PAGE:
“We needed a mark that was noble and (Seattle GM) Ron Francis was someone who kept hitting that home,” Nic Corbett, the director of NHL relations with Adidas, told the AP. “It has to be noble, it has to be strong.”

The primary colours are a deep dark blue — almost black — complemented by lighter shades of blue. Corbett said one of the unique aspects of the initial home jersey renderings is that all the white has been removed, allowing the bolder colours to stand out.

“As you can imagine, every train or flight back from Seattle once we knew we were getting close, there were a couple of options without talking too loud on the plane or train, you could just see everybody’s mind not able to shut off and was just going 1,000 miles an hour,” Corbett said. “How do we tie it into the heritage? How do we have it be the mark that everybody’s going to see when it hangs on the banner of the Stanley Cup championship in the arena.”

Dettmer said the franchise understand the name is likely to have its critics. But for a franchise that has the Hollywood influence of Jerry Bruckheimer, who is one of the owners, being bold and aggressive was the play.

“We wanted to make sure it was truly authentic to Seattle and being a city built by the sea — both figuratively and literally — it works really, really well,” Dettmer said. “We’ve got the Puget Sound that’s the waterfront of our city that has these deep, dark waters that are a little mysterious as well.

“So you tie in that kind of local Seattle flavour, our maritime history, with the fans’ rallying cry, is one of the ways in the discovery phase that we got to this name.”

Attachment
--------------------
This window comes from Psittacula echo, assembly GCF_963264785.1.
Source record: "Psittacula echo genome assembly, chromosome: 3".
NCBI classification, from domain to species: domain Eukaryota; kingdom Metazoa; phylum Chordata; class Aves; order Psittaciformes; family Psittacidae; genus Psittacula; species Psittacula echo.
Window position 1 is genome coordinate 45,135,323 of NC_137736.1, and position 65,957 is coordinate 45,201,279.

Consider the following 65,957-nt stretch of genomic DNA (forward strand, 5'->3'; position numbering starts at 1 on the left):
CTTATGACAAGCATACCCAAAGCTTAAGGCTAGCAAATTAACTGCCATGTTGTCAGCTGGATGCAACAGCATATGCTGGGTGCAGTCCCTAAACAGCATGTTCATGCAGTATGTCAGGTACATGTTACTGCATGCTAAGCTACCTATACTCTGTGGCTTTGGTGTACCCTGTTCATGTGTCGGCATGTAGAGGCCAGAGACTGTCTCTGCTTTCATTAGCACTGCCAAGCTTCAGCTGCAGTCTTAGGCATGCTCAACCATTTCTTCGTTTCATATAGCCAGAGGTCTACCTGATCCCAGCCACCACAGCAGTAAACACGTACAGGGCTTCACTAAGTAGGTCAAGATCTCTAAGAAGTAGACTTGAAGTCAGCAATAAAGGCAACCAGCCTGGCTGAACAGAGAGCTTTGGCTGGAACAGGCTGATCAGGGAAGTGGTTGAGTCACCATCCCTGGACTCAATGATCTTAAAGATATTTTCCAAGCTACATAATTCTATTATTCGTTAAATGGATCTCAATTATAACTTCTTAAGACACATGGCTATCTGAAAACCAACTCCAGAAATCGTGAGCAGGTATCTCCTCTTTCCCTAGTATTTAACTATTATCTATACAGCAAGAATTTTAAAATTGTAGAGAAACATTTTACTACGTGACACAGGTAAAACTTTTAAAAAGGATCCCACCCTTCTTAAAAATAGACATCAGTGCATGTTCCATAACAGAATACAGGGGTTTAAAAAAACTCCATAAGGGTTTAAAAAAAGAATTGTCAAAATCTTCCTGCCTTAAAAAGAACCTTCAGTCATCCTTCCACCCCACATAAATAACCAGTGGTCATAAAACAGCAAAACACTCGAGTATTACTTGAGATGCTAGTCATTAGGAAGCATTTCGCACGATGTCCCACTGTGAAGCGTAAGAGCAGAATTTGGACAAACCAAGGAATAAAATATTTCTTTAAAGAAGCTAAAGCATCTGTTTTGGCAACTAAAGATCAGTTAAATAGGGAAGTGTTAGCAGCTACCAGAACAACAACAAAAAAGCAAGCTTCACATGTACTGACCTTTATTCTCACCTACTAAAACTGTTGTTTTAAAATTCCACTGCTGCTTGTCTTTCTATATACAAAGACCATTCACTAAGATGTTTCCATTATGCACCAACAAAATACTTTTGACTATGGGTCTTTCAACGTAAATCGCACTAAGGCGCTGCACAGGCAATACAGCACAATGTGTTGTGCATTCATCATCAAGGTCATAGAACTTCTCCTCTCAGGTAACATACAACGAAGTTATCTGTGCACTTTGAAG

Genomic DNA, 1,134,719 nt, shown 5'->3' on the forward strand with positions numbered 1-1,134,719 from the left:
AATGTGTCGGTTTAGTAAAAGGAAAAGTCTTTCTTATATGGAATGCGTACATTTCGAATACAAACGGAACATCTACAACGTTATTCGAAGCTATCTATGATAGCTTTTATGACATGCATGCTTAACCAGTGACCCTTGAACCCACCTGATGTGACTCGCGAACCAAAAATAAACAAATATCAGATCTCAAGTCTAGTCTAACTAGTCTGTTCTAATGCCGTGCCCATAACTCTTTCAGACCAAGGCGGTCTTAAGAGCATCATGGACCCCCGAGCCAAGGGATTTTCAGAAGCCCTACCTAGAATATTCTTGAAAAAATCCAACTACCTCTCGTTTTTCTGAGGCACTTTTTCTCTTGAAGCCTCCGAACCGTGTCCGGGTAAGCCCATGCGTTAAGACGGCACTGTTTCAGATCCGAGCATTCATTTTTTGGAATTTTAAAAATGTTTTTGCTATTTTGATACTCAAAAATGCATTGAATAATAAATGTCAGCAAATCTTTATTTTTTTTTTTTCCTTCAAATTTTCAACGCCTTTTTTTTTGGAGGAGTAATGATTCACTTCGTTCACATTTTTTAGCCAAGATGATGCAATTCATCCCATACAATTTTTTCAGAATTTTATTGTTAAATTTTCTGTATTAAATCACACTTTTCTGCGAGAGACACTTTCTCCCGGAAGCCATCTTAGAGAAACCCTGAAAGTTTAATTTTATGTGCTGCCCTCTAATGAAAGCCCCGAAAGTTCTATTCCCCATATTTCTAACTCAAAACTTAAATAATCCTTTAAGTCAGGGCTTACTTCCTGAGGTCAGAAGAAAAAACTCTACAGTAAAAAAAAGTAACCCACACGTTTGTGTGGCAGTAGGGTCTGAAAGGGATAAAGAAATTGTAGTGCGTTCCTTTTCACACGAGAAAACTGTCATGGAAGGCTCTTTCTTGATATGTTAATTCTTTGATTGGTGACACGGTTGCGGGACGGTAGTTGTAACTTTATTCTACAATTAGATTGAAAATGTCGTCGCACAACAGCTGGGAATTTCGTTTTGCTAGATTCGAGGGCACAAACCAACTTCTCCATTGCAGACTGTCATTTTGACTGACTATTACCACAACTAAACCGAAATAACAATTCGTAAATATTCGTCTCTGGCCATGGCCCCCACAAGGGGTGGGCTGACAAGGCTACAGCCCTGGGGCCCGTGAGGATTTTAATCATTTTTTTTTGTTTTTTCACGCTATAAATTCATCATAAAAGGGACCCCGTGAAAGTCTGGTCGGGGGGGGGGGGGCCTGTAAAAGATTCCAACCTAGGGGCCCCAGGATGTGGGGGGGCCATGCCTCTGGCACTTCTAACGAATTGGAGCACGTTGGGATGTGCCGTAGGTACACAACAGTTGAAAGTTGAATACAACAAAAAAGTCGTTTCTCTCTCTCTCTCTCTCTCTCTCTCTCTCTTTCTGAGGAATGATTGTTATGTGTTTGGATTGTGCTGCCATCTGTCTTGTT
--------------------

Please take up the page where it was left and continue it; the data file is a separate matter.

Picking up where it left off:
___

For more AP NHL coverage: https://apnews.com/NHL and https://twitter.com/AP_Sports

Tim Booth, The Associated Press

seattle

Get local stories you won't find anywhere else right to your inbox.
Sign up here

Just Posted

COVID-19. (Image courtesy CDC)
City and County of Wetaskiwin reporting active cases

Both the City of Wetaskiwin and County of Wetaskiwin have active cases.

Alberta chief medical officer of health Dr. Deena Hinshaw updates media on the Covid-19 situation in Edmonton on Friday March 20, 2020. nbsp;Alberta is reporting it's highest daily number of COVID-19 cases, with 364 new infections. THE CANADIAN PRESS/Jason Franson
Alberta confirmed 323 COVID-19 cases Tuesday

Central zone active cases at 145

COVID-19. (Image courtesy CDC)
Maskwacis reporting 37 active cases

Numbers current as of Oct. 19

Health Minister Tyler Shandro and Dr. Deena Hinshaw, the chief medical officer of health, receive flu shot. Photo via Government of Alberta